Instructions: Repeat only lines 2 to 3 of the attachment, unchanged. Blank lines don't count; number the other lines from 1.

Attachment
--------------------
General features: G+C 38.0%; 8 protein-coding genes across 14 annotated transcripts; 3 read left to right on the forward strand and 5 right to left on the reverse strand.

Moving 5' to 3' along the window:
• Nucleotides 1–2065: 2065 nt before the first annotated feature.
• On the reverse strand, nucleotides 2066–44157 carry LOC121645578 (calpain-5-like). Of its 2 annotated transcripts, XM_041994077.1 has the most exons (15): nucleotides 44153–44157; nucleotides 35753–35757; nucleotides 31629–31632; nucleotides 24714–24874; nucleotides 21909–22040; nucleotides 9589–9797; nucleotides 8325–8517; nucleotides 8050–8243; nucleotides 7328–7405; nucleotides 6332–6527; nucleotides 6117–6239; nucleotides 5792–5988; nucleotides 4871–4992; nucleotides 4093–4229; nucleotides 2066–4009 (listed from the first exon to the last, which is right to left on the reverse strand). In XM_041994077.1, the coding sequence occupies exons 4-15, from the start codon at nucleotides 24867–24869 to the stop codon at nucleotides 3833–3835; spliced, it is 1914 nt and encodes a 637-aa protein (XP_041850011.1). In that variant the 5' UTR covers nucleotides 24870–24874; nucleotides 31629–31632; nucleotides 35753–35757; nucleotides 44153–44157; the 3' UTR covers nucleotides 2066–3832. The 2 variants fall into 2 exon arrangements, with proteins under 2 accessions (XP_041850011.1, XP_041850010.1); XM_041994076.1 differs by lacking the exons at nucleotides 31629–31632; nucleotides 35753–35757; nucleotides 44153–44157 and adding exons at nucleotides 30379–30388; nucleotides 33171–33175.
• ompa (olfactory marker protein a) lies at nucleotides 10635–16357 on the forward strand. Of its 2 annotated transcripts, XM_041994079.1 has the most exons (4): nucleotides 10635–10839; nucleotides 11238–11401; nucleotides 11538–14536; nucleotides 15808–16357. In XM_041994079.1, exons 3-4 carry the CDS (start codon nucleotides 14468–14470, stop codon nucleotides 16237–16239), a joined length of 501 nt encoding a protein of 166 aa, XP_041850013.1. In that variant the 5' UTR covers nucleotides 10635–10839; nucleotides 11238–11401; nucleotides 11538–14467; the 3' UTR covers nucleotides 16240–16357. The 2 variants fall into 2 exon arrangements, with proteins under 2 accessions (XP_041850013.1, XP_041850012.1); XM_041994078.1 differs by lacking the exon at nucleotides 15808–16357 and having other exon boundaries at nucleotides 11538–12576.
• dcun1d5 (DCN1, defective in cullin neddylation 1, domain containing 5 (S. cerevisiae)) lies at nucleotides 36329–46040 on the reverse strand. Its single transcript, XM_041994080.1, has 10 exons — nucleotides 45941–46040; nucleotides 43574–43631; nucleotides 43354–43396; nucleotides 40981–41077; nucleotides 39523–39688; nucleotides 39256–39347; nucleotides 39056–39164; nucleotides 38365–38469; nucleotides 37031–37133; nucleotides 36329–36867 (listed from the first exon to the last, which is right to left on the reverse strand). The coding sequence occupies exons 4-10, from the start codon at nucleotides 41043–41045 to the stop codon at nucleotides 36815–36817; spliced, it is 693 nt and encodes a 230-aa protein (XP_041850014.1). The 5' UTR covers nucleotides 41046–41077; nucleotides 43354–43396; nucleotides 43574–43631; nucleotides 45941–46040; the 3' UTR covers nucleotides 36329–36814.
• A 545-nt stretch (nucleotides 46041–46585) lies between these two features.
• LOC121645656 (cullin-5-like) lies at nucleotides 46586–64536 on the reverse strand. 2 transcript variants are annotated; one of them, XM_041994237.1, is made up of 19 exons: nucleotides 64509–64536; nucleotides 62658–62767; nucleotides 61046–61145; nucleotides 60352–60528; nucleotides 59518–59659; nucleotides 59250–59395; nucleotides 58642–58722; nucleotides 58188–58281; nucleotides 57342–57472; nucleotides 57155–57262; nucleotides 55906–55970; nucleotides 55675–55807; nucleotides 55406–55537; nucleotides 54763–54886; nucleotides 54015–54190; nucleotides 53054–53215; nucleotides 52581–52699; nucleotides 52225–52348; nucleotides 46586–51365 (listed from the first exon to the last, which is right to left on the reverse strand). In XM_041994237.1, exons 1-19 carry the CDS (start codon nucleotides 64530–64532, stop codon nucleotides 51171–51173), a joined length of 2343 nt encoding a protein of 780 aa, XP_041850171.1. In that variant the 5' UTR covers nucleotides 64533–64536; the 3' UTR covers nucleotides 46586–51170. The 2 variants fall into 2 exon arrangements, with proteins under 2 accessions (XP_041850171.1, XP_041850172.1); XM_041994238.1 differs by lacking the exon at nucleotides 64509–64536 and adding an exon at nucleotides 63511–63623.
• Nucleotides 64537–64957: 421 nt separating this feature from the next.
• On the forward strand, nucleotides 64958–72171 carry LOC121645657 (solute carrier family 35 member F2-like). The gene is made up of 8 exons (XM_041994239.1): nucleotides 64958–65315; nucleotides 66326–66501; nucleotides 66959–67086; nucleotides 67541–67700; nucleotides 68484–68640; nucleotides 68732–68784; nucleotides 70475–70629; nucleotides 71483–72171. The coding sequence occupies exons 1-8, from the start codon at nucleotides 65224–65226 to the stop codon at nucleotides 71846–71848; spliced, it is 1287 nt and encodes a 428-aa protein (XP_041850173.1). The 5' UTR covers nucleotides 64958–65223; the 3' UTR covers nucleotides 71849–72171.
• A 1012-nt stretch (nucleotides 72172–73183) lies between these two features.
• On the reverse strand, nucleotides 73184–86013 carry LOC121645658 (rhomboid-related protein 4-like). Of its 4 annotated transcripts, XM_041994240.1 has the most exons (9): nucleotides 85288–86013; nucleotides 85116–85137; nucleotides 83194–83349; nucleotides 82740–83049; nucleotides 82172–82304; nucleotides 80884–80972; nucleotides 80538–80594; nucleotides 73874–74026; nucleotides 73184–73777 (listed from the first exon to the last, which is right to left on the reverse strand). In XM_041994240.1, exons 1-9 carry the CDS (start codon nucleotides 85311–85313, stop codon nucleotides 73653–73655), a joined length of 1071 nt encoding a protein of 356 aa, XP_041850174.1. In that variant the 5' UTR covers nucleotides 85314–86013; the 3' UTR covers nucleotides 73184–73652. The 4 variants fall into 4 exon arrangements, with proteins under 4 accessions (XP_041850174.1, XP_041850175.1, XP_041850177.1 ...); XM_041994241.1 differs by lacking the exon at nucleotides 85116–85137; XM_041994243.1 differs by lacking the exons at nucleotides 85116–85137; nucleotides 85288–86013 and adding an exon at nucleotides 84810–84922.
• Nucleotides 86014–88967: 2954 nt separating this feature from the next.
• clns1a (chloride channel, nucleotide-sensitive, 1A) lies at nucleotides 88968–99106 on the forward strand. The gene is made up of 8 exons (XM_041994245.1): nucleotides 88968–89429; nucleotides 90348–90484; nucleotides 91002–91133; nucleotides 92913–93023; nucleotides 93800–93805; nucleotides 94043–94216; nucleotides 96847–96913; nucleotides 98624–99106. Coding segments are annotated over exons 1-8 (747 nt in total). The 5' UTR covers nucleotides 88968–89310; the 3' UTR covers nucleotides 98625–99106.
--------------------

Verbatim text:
Moving 5' to 3' along the window:
• Nucleotides 1–2065: 2065 nt before the first annotated feature.